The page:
Posted by on October 4, 2017 10:55 pm
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Categories: Berkshire Hathaway Blackrock Bob Corker Budget Deficit Draft:Modern Tax Policy Economy Economy of the United States Estate tax in the United States Fail obamacare office of Management and Budget Political debates about the United States federal budget Presidency of Barack Obama Reagan Administration Reuters Social Issues Tax Policy Center Tax reform United States federal budget Warren Buffett white house

In the week that’s passed since the White House unveiled its tax-reform plan, Republicans and Democrats have expressed their reservations about the proposal, particularly after an analysis from the non-partisan Tax Policy Center suggested that taxes would rise over the coming ten years for most members of the middle class if the proposal were passed into law.

Wall Street, for the most part, has ignored these criticisms and US stocks have continued to climb to ever-higher record highs – even after two industry luminaries joined a growing chorus of skeptics warning that tax reform may not pass by year end.

Both Warren Buffett and Blackrock chief Larry Fink have spoken out against the administration’s proposal, echoing the most trenchant criticism of the bill. Namely, that it’s overly generous toward corporations without doing enough to help the middle class, according to Reuters.

With the White House and top Republicans in Congress already on the defensive over claims the plan would not cut taxes for many middle-class Americans, Buffett and BlackRock Inc Chief Executive Larry Fink suggested in separate interviews that the corporate rate may not have to be cut as deeply as proposed.

“We have a lot of businesses… I don’t think any of them are non-competitive in the world because of the corporate tax rate,” Buffett, the chairman and CEO of Berkshire Hathaway Inc told CNBC.

Meanwhile, Fink, who was rumored to be on Hillary Clinton’s short list of Treasury Secretary candidates, echoed Republican Sen. Bob Corker’s criticisms by admitting that he’s nervous about how the bill would impact the deficit, while adding that if the administration insists on incorporating the elimination of deductions for state and local taxes into the final bill, that the measure would almost certainly fail.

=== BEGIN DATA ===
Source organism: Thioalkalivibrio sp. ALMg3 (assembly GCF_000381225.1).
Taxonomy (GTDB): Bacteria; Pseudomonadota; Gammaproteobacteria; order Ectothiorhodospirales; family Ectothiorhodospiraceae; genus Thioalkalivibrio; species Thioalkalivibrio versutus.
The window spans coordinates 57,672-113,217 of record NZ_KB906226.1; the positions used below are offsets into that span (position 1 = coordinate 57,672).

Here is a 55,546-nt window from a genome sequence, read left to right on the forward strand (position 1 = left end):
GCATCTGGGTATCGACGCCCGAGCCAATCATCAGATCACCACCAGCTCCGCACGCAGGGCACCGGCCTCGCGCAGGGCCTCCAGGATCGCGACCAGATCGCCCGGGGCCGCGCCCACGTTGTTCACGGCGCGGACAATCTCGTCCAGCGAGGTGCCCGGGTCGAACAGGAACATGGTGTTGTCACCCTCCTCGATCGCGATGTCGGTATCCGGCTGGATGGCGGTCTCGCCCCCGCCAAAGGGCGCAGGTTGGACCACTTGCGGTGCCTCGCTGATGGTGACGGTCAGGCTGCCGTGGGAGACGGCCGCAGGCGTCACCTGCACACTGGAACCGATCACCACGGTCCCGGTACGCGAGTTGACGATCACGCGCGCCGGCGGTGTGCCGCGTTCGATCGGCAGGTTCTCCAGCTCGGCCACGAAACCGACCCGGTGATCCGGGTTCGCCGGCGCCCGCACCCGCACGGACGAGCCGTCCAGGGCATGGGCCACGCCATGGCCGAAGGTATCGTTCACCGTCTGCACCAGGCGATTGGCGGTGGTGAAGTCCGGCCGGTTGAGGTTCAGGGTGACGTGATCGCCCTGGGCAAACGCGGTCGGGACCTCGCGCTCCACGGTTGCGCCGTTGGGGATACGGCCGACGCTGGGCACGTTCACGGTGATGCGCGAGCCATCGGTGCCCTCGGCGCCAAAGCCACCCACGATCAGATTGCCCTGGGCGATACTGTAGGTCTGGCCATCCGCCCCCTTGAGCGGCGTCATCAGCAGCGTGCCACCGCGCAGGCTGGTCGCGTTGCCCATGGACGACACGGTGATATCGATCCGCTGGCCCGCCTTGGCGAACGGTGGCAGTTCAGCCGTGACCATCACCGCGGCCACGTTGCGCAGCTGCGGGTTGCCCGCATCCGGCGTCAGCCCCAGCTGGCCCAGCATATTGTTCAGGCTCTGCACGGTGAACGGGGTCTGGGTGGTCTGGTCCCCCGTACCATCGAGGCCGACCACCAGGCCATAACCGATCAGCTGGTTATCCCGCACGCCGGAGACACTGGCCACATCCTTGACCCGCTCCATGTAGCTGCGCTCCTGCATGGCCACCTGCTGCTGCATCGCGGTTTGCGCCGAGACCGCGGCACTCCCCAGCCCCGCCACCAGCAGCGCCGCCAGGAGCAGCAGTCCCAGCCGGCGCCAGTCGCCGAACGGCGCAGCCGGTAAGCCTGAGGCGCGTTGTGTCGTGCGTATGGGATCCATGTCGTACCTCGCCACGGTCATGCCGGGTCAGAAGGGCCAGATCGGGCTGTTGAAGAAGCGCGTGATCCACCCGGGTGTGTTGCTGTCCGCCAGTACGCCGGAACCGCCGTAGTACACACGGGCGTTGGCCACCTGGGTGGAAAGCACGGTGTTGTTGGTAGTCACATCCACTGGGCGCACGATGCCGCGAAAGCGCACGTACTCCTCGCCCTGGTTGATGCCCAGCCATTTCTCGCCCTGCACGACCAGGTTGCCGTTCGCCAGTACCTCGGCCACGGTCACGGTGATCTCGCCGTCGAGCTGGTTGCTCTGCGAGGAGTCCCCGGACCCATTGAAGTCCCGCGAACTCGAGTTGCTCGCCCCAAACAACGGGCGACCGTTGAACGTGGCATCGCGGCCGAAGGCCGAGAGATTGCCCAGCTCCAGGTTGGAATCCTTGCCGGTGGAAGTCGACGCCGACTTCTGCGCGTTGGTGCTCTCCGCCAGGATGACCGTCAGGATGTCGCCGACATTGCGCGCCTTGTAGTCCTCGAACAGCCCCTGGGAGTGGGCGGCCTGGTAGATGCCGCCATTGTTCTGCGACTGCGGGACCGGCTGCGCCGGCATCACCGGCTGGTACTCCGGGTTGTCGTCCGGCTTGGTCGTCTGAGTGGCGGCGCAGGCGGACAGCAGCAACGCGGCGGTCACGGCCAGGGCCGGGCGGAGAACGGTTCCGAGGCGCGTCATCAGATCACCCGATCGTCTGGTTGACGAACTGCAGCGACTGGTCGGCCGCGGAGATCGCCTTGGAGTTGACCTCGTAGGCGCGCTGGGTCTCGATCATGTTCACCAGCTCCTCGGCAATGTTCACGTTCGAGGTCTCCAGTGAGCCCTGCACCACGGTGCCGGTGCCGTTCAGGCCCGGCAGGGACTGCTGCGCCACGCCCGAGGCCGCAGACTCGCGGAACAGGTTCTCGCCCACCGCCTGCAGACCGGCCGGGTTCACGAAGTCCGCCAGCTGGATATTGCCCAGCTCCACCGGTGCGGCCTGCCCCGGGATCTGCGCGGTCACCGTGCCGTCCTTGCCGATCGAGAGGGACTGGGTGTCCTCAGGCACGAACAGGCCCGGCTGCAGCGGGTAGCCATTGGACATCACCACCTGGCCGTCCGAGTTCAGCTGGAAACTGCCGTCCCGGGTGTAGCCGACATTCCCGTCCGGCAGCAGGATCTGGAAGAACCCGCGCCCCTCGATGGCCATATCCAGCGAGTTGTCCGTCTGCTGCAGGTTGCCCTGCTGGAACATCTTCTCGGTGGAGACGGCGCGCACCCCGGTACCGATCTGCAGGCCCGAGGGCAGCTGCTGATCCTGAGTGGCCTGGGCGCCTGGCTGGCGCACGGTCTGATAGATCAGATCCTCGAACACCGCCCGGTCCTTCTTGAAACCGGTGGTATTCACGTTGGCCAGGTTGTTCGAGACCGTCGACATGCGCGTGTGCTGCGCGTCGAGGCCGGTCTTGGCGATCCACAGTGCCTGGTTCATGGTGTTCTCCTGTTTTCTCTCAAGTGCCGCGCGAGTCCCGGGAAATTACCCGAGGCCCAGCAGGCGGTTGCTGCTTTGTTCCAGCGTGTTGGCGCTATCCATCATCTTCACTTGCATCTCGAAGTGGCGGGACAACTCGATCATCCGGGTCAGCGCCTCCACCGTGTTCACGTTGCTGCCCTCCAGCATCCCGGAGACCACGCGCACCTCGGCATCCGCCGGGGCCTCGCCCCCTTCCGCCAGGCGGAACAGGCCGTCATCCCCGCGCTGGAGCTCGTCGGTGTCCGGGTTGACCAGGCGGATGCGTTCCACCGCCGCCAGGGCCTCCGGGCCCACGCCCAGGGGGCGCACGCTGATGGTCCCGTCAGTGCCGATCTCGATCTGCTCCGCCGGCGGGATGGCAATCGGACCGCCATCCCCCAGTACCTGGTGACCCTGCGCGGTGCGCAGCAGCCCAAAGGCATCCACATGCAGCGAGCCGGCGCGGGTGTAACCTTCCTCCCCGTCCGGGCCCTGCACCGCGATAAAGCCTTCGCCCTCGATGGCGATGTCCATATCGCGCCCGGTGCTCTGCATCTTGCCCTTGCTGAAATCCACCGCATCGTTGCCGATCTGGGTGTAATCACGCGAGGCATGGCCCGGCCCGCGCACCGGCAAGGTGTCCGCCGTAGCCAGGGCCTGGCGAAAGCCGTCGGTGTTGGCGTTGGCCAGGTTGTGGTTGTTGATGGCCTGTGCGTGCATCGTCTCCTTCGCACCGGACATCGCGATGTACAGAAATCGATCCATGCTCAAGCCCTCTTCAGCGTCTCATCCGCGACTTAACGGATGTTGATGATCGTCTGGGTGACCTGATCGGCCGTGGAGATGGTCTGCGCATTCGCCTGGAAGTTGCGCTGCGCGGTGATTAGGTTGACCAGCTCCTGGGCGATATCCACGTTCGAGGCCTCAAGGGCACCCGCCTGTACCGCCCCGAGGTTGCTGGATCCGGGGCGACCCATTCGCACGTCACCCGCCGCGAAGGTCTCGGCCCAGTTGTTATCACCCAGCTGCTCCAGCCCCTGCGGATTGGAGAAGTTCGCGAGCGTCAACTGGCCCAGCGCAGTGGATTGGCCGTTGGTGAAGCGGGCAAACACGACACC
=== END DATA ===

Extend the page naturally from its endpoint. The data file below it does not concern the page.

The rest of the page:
Fink predicted tax legislation would not pass if it includes a proposal to eliminate a popular deduction for state and local tax payments.

“I don’t believe we’re going to get tax reform if there is the elimination of deductibility of state and local taxes,” he said.

Eliminating the state and local tax deduction would raise about one-quarter of the $4 trillion in revenues that some Republicans say they need to prevent tax cuts from creating a massive increase in the federal budget deficit.

Buffett, who’s a well-known advocate for progressive taxes on the wealthy, said that eliminating the estate tax would be a “terrible mistake” that unnecessarily benefits rich people.

Watch CNBC’s full interview with Warren Buffett from CNBC.

Fortunately for the market, Republican leaders are reportedly backing away from the proposed elimination of the SALT deductions – a measure that would impact some 40 million tax-paying Americans.

But even if Republicans ultimately decide against eliminating the SALT deduction, they will still need to find some other way to pass tax reform without massively blowing out the deficit. To be sure, the administration has maintained that revenue lost from corporate-tax cuts will be partly offset by closing loopholes for special interests.

But no matter what form, or forms, the bill ultimately takes, it’s chances of passing are far from assured. And while stocks have so far (mostly) ignored these nagging doubts, challenges to the market’s sanguine outlook are growing increasingly frequent.

Earlier this week, David Stockman, the Reagan administration’s director of the Office of Management and Budget, told CNBC earlier this week that Wall Street is “delusional” for believing it will even be passed.

And earlier today, Bill Blain posited that deficit hawks like Corker would ultimately kill the reform effort.

In its analysis, the TPC found that by 2027, taxes would rise for roughly one-quarter of taxpayers, including nearly 30 percent of those with incomes between about $50,000 and $150,000 and 60 percent of those making between about $150,000 and $300,000. Meanwhile, 80% of the benefits would accrue to the top 1% of taxpayers.

The market greeted Republicans’ failure to repeal and replace Obamacare as investors quickly retreated back inside their bubble of complacency.

At the time, market strategists reasoned that it’d be easier for the administration and the Republicans’ Congressional leadership to rally support for tax reform. This no longer appears to be true.  

And with the Fed preparing to begin the arduous process of reducing its balance sheet next month, the market is quickly running out of excuses to keep stocks bid. 

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